Merino wool socks are great as they allow the foot to breath and can thus be reused multiple times before they need a hand-wash.
Don't forget to bring 1 pair of warm thermal socks for the cold trekking days near base camp also.
Don't get cotton socks as they absorb water and will only lead to nasty blisters.
Gaiters are made from a waterproof material and extend up from your boot to your calve. They are used to prevent water, mud, dust and small stones from getting into your boot. There are many different types of gaiters on the market but all seem to do the same thing, so we have no preference.
Here are some Pike Trail Leg Gaiters you can check out – go for a mid-range pair.
If you are joining a guided tour with porters who will be carrying the lion's share of your gear then you should bring with you a 80-90L duffle bag.
The best bags are made of waterproof laminate material, have strong and sturdy zippers and easy to access hand and shoulder straps.
The TYTN duffel bag is our recommended option for EBC as it is super strong and very affordable - significantly cheaper than big brands names like the North Face Base Camp or here is the full list of market leaders ad various prices.
Order a TYTN duffel directly and get a FREE: Neck Warmer, 2 x TSA locks and Rain Cover.
If a porter or yak is carrying your duffel or backpack then you will want to have a light-weight daypack to carry essentials – like snacks, suncream, your camera, personal items (i.e. passport, money) and hat.
Ideal daypacks have compression straps to reduce weight stress on your back and side pockets for easy access to your water bottles.
The Osprey Talon 22 is our preferred unisex daypack. 22-litre is perfect (see our Osprey Talon 22 review).
Make sure to bring a rain cover for your backpack and / or daypack. If you decide to use an Osprey then make sure you get an Osprey Ultralight Raincover with it and that the size is right.
A warm sleeping bag is an absolute must – it can get extremely cold at night. We recommend a duck / goose down sleeping bags, but if you are stretched for cash then a synthetic bag will do. Just make sure that it is a four season bag and has a rating of at least -10C (15F).
Ideally your sleeping bag should have a mummy-shape with an insulated hood and draw chord to the contours of your body. A two-way zipper for better insulation is also great.
You can consider Outdoor Vitals Summit, Hyke & Byke Eolus (or Quandary), Klymit KSB or more established brands like Marmot Trestles and .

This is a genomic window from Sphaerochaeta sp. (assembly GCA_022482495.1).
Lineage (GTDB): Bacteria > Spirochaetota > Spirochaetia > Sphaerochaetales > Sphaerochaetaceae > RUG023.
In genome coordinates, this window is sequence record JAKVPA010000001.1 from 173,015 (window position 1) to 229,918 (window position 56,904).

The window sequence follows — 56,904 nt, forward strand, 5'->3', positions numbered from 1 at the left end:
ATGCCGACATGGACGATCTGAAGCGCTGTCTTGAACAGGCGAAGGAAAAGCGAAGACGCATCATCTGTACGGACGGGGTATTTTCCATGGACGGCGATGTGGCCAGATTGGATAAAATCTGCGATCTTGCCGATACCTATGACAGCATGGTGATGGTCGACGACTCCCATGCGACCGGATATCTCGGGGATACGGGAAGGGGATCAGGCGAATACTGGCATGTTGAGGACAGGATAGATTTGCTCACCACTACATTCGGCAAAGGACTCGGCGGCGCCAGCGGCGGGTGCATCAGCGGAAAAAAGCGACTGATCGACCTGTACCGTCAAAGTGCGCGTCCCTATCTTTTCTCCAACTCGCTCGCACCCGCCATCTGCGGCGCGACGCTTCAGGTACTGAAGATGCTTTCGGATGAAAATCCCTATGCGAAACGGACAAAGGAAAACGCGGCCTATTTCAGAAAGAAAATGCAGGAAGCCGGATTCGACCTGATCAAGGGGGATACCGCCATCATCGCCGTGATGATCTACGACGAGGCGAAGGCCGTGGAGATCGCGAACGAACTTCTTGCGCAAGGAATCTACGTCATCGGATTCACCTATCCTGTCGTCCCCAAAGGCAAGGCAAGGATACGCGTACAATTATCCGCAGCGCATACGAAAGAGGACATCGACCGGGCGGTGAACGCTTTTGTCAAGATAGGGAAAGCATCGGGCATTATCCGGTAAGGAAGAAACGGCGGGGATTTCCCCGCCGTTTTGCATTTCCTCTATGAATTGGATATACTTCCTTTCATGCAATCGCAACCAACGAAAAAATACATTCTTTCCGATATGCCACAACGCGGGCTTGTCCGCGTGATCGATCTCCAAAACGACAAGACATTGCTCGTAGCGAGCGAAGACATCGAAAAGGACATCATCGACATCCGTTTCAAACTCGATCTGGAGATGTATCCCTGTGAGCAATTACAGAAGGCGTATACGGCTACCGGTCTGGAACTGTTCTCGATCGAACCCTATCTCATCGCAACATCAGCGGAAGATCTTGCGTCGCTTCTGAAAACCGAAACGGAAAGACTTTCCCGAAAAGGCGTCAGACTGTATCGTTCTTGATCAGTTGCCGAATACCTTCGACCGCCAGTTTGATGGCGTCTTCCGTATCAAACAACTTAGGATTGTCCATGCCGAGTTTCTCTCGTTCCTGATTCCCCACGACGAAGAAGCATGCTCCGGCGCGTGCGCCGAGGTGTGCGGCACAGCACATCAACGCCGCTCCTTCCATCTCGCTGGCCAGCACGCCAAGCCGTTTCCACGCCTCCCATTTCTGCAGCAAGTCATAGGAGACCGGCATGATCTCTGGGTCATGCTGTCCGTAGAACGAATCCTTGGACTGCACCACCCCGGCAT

If you're planning on renting a sleeping bag for your Everest Base Camp trek then we always recommend purchasing a sleeping bag liner. Liners are placed inside the sleeping bags to add additional insulation and improve cleanliness. Make sure to get a liner that fits your sleeping bag contours, such as a mummy-shaped liner. Consider Sea to Summit Thermolite.
And if you are not doing a teahouse trek and will be camping then a lightweight sleeping pad is worth bringing along.
Good trekking poles reduce the impact on your knees and other leg joints by up to 20%. This is particularly beneficial when descending as the load on your joints increases exponentially.
You'd need adjustable light-weight trekking poles (around 350 grams per pair) that are easy to store, durable and versatile. For great value, check out the TYTN CARBON X Trekking Poles that come as an offer and include a free neck warmer.
Alternatively, if you have more budget, our favourite is the Black Diamond Alpine Carbon Cork or Leki Micro Vario.
Order TYTN poles directly and get a FREE neck warmer.
The UV intensity in the Himalayas is relatively high due to the altitude and snow glare. Please ensure you bring a good pair of 100% UV protection sunglasses (minimum of 80% light reduction).
We recommend mountain sunglasses from Oakley or Julbo Montebianco Mountain are pretty cool!
Dehydration is a common problem at high altitude. You should plan to drink between 2-3 litres of water a day.
You can either carry your water in a standard water bottle – we recommend getting 2 x CamelBak Eddy 1L – or if your daypack includes space for a hydration bladder (the Osprey Talons do) then the 2L Platypus Big Zip Water Reservoir is a great one.